Yesterday was International Women’s Day. There were all sorts of events to mark the day. But in one way, it saddens me to think we need such a day, because it means that there is discrimination against women.
This discrimination can take various forms, some of them utterly horrific. It is right that the more dire should hit the headline news. But these are supported and encouraged by the little ways in which women are belittled. One such is the way they are treated in the science fiction writing and publishing community.
Let me make this clear. A lot of people in this community treat women and men equally. It is the minority that don’t, but it is enough of a minority that makes a difference: women get less pay for the same amount of work; women are persuaded to hide their identity behind a nom de plume that is either neutral in gender or worse, male, in order to increase their pay and market presence; and women do not get anywhere near the fair share of awards given the proportion of literature that is published.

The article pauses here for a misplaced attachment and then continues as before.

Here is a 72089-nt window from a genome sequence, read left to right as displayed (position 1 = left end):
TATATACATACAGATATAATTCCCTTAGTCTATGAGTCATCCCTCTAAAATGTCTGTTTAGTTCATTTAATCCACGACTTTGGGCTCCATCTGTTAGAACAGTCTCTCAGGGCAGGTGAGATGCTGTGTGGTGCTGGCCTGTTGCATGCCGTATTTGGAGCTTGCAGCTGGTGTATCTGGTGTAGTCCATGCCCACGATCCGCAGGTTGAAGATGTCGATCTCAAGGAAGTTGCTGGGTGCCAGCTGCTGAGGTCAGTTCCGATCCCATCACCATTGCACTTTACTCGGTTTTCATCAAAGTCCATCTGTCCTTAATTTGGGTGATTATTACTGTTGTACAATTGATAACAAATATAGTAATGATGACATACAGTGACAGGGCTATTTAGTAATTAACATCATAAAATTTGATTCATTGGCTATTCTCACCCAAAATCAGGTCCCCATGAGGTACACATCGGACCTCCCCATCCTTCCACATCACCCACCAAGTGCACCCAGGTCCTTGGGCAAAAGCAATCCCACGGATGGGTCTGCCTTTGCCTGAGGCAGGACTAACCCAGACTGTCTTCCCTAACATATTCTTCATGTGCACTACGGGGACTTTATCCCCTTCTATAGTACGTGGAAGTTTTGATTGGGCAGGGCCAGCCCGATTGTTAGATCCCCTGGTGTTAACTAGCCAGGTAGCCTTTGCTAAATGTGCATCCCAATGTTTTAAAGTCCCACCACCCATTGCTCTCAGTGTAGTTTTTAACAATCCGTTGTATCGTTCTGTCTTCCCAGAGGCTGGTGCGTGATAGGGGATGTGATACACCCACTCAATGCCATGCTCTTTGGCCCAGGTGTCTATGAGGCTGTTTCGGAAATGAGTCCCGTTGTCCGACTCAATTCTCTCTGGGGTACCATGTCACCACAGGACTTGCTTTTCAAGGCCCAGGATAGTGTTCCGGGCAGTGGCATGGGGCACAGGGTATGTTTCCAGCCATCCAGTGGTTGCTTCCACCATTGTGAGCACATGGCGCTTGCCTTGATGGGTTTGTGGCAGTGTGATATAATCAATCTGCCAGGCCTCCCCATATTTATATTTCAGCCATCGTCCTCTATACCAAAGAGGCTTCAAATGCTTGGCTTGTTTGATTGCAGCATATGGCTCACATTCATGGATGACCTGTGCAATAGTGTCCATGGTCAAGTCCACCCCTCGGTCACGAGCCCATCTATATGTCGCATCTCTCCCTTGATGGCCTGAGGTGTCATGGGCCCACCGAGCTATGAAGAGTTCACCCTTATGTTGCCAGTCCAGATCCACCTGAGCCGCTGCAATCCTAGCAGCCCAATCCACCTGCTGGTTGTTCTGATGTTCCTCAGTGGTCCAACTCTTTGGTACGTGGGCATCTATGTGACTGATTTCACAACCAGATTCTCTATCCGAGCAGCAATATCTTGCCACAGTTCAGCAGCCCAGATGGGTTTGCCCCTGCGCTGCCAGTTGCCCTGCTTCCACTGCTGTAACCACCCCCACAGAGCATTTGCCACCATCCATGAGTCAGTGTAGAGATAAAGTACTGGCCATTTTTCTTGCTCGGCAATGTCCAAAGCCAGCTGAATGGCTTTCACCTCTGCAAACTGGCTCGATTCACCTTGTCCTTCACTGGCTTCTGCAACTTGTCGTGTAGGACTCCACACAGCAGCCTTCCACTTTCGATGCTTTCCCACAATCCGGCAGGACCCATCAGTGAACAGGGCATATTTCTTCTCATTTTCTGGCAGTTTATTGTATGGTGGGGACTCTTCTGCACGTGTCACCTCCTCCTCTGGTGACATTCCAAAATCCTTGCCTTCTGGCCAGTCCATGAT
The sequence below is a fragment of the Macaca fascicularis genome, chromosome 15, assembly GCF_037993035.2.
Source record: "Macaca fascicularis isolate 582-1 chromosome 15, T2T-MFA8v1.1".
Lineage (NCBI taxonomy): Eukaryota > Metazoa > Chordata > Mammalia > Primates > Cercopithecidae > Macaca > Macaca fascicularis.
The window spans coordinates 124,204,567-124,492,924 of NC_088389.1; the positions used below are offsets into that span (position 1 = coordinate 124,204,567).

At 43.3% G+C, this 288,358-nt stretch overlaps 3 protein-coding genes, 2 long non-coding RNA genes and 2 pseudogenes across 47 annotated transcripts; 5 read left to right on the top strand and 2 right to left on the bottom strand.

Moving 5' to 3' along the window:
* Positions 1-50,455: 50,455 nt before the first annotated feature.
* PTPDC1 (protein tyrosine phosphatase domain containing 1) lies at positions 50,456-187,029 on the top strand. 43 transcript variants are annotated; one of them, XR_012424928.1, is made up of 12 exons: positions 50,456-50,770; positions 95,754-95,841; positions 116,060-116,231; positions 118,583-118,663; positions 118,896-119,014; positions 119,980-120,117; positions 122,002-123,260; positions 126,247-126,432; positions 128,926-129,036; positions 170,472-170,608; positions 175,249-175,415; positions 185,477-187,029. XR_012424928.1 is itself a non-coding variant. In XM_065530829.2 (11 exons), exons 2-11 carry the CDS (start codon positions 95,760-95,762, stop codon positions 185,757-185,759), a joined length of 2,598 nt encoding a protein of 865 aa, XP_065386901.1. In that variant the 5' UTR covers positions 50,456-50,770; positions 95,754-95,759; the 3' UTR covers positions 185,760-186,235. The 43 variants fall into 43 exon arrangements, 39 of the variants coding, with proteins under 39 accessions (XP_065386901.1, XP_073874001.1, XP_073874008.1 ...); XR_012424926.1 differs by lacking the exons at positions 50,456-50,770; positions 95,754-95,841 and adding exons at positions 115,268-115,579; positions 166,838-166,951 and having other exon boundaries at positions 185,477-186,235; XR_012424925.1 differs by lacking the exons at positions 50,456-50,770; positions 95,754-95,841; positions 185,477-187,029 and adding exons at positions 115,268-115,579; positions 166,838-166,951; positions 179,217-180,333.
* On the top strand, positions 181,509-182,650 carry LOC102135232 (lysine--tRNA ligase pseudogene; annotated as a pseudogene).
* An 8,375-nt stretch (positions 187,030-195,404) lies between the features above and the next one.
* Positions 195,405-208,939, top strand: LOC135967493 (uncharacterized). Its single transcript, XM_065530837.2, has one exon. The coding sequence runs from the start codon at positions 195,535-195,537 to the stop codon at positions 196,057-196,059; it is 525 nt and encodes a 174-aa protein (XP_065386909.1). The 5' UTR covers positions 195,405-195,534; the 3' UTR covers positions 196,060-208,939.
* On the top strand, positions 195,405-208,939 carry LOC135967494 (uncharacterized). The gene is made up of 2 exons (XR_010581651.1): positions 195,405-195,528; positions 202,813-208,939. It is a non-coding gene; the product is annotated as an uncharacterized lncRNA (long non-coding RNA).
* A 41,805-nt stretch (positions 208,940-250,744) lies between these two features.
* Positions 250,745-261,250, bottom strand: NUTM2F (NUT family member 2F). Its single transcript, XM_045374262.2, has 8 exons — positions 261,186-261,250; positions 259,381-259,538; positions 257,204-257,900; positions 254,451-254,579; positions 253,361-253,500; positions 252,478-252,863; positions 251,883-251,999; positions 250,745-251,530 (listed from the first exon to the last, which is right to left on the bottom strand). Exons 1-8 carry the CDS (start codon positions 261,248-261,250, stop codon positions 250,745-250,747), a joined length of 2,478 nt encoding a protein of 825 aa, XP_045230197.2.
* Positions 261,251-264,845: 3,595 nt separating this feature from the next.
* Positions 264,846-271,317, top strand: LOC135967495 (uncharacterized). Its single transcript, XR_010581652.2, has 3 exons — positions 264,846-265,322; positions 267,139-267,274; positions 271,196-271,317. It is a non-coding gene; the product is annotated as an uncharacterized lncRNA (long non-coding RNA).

Steps have been taken in recent years to highlight this issue and some redress has happened to give women more equal opportunities. But it has not gone far enough in the right direction. In my view, this redress should not have been needed in the first place.
Worse, the lack of women writers in science fiction is clouding and detracting from what is excellence in the genre. Yes, science fiction is suffering from this issue. It is being constrained, held back and stopped from being something better.
What is better, you may well ask? That extra richness in both breadth and depth.
The sooner the discriminators realise they are shooting themselves in the foot by their actions and stop doing so, the better it will be for the whole of science fiction. Simples!